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Mary Versus Jesus February 15, 1993 LETTER 6

  1. Are elements of Christianity and the Bible in opposition?
  2. Mary or Jesus, who will you choose?
  3. Mary, Gate TO Heaven or Gate OF Heaven?
  4. The Glories of Mary by Alphonsus Liguori
  5. Mary cooperating with Jesus
  6. Jesus did it all, and we do nothing
  7. Are dead Saints truly dead or are they alive with Christ?
  8. Redemption, does Mary dethrone Jesus?
  9. Jesus is the Redeemer and Mary cooperates with Him
  10. Simeon was not dethroning Jesus when he spoke of Mary
  11. Should we take Martin Luther as our Guide?
  12. The wills of Mary and Jesus are the same

Are elements of Christianity and the Bible in opposition? I was once talking to an individual who wanted to debate with me on the issue of Faith versus good works. I didn't want to debate with him because, for me, there was no issue to debate. Faith and good works are both necessary according to the Bible. See how a person is justified by works and not by faith alone (Jm. 2:24). However, the individual seemed very intent on speaking in favor of faith while suggesting that works of any kind were not necessary. Reflecting back, the one thing that always puzzled me is why a person would take parts of Scripture and put them in opposition to other parts of Scripture when in fact both parts have their legitimate place.

At least it always puzzled me until Mark Bromley spoke of this very thing while visiting Milwaukee. Mark was previously a Baptist minister who came into the Church and now defends it using the Bible and history. One of Bromley's problems was that he could not find any Evangelicals prior to the 16th century; I had trouble saying well, all these people, Catholic monks, prior to the Protestant Reformation, were all non-Christian.

  • Mark spoke of a tendency to take elements of the Christian Faith and put them In opposition to each other, so that you have, the Bible versus the Church, the Word of god versus Tradition etc. They (the Fundamentalists) would often times set these elements In opposition to each other; it's either this or that. (Fundamentalism, sound tape, Nov 13, 1991 Mark Brumley).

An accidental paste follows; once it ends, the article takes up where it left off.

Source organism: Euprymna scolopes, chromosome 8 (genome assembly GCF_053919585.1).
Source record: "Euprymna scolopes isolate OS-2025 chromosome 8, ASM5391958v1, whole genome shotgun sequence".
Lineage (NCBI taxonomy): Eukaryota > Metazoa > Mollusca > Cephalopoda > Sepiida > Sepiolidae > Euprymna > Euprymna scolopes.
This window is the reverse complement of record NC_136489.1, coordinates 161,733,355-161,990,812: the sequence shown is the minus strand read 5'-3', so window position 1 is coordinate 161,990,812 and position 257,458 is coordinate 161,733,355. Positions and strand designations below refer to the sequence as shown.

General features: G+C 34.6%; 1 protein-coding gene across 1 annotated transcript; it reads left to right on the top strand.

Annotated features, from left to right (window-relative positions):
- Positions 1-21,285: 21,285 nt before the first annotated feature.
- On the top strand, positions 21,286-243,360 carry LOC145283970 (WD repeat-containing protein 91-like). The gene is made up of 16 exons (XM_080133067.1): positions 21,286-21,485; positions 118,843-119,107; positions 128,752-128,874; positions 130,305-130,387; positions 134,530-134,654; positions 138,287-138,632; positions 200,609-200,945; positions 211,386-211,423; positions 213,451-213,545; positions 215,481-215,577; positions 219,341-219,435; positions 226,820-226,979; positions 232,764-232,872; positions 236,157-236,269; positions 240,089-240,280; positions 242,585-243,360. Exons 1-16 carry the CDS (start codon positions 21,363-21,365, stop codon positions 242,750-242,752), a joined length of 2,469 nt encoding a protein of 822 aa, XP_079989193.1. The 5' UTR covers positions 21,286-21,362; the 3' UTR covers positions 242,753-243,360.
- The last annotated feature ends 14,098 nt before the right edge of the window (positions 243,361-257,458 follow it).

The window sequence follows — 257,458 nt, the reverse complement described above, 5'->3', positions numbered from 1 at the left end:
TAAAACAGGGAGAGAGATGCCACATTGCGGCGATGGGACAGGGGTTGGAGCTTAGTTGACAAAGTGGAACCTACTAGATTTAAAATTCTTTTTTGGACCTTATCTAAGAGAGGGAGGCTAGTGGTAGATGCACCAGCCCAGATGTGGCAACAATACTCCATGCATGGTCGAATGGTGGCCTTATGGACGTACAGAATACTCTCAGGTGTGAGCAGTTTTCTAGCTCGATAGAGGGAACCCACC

I then realized that this was a way of viewing the Scriptures that was taught too them all their lives, and what appeared to me as very strange was perfectly natural to them. I am now convinced that, in most cases, they are not even aware that they are putting one Biblical concept versus another.

Mary or Jesus, who will you choose? In addition, I realized that Mary is put at odds with Jesus in this type of thinking. It's either Mary or Jesus, this or that, one or the other. It can't be both of them working together. Now, when I hear people speak of Mary and someone says, I don't know why I need Mary; Jesus is my redeemer, not Mary, at least now, I understand why they speak this way. They have been taught the Mary versus Jesus tradition all their lives. This also explains why some people become defensive when Mary is brought up. They are not aware that this Mary versus Jesus tradition is not Scriptural. Both Mary and Jesus are in Scripture and, they were not at odds with one another. If I was going to put someone at odds with Jesus, it most certainly would not be Mary; it would be Satan, the great adversary. Like a roaring lion your adversary the devil prowls around, looking for someone to devour (Mt 4:10).
Mary, Gate TO Heaven or Gate OF Heaven?  There is the understanding by some Christians that certain beliefs about Mary and certain names given to her, exalt Mary to the detriment of God. If Mary is exalted to the detriment of Jesus, then of course they would have an excellent case for their allegation that Mary is being made a God in place of Jesus.  On the other hand if these same beliefs enhance the name and person of Jesus, they are most certainly good.

One name that is sometimes used in reference to Mary is, Gate OF Heaven.  Loraine Boettner, in his Bible of anti-Catholicism, objects to this usage.   He objects because in his mind, Mary should not be the gate in place of Christ (Roman Catholicism pg. 139, Loraine Boettner, 1989 edition). He then quotes three Scripture verses that he believes show that Mary cannot be the gate because, to him it is contrary to the Bible: I am the door (Jn. 10:1-7). I am the way (Jn. 14:6). Neither is there salvation in any other (Acts 4:12). 

To put it very simply, Boettner is saying that there are two ways to Heaven. There is the Mary Gate and there is the Jesus Gate. He is suggesting that Catholics are choosing the Mary Gate and thus are choosing the wrong gate. After all, doesn't Jesus say I am the gate (Jn. 10:9), so how can Mary be the Gate TO Heaven?  The answer to this is simple: Mary is not the Gate TO Heaven.